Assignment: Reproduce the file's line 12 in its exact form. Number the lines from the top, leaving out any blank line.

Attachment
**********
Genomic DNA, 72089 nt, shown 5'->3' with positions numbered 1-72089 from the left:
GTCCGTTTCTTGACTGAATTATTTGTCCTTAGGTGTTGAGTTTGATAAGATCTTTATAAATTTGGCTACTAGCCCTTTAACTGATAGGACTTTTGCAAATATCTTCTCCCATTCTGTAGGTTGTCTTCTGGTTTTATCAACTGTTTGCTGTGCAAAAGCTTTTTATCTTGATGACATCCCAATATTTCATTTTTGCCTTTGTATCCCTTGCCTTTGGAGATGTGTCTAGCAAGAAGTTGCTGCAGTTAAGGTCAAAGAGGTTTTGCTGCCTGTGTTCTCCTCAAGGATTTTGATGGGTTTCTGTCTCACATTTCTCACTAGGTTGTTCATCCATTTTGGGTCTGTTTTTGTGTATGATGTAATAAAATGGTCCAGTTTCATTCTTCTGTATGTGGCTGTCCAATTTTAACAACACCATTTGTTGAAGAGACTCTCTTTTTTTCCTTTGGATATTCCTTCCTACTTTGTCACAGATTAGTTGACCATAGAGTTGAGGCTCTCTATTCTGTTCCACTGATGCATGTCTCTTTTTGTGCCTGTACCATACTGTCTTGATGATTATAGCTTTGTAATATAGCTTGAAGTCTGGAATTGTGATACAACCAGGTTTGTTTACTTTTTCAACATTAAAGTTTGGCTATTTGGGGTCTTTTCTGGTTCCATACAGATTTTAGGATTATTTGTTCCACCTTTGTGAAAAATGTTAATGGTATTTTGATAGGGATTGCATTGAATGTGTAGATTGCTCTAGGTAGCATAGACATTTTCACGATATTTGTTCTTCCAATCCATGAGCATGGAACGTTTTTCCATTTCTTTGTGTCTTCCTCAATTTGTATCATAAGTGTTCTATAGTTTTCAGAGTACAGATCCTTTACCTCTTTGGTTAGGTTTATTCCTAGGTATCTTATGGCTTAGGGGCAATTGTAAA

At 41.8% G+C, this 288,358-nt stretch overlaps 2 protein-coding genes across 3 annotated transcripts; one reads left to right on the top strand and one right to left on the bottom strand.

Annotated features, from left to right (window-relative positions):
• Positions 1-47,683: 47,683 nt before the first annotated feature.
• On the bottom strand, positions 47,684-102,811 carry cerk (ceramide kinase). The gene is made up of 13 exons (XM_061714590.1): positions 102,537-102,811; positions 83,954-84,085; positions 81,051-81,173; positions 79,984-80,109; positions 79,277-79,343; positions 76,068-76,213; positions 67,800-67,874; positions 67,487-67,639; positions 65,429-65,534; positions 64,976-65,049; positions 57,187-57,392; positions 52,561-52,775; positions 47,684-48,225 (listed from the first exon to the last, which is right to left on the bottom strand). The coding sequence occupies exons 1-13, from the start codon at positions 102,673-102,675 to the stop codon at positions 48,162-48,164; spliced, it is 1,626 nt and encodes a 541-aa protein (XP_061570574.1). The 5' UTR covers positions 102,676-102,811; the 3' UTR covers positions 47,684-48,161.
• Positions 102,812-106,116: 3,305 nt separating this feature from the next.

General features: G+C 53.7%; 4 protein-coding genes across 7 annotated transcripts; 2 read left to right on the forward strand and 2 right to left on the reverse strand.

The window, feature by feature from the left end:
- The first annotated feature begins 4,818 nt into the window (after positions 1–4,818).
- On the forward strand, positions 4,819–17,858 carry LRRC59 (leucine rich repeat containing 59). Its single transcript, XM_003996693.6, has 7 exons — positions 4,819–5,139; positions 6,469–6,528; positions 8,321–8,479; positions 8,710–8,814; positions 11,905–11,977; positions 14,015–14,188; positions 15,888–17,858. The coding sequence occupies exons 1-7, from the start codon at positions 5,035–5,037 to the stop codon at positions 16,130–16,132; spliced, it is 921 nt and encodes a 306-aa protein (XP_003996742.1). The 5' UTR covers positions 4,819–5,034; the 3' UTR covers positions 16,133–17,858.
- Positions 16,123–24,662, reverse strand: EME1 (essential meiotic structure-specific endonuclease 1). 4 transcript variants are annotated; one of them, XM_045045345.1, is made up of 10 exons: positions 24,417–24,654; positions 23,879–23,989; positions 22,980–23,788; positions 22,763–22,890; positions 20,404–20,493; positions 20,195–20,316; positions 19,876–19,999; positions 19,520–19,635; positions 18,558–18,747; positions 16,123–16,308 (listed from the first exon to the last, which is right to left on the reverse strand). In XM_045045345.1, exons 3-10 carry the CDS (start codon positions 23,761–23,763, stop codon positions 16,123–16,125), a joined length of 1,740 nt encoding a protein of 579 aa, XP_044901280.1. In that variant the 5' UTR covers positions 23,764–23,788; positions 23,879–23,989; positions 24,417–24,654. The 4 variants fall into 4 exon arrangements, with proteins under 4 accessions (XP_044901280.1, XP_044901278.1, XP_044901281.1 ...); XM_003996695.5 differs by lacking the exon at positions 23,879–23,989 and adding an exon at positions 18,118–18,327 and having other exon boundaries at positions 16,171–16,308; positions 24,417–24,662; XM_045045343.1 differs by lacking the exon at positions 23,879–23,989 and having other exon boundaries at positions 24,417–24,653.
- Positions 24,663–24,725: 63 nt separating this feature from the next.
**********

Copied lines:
- Positions 16,123–24,662, reverse strand: EME1 (essential meiotic structure-specific endonuclease 1). 4 transcript variants are annotated; one of them, XM_045045345.1, is made up of 10 exons: positions 24,417–24,654; positions 23,879–23,989; positions 22,980–23,788; positions 22,763–22,890; positions 20,404–20,493; positions 20,195–20,316; positions 19,876–19,999; positions 19,520–19,635; positions 18,558–18,747; positions 16,123–16,308 (listed from the first exon to the last, which is right to left on the reverse strand). In XM_045045345.1, exons 3-10 carry the CDS (start codon positions 23,761–23,763, stop codon positions 16,123–16,125), a joined length of 1,740 nt encoding a protein of 579 aa, XP_044901280.1. In that variant the 5' UTR covers positions 23,764–23,788; positions 23,879–23,989; positions 24,417–24,654. The 4 variants fall into 4 exon arrangements, with proteins under 4 accessions (XP_044901280.1, XP_044901278.1, XP_044901281.1 ...); XM_003996695.5 differs by lacking the exon at positions 23,879–23,989 and adding an exon at positions 18,118–18,327 and having other exon boundaries at positions 16,171–16,308; positions 24,417–24,662; XM_045045343.1 differs by lacking the exon at positions 23,879–23,989 and having other exon boundaries at positions 24,417–24,653.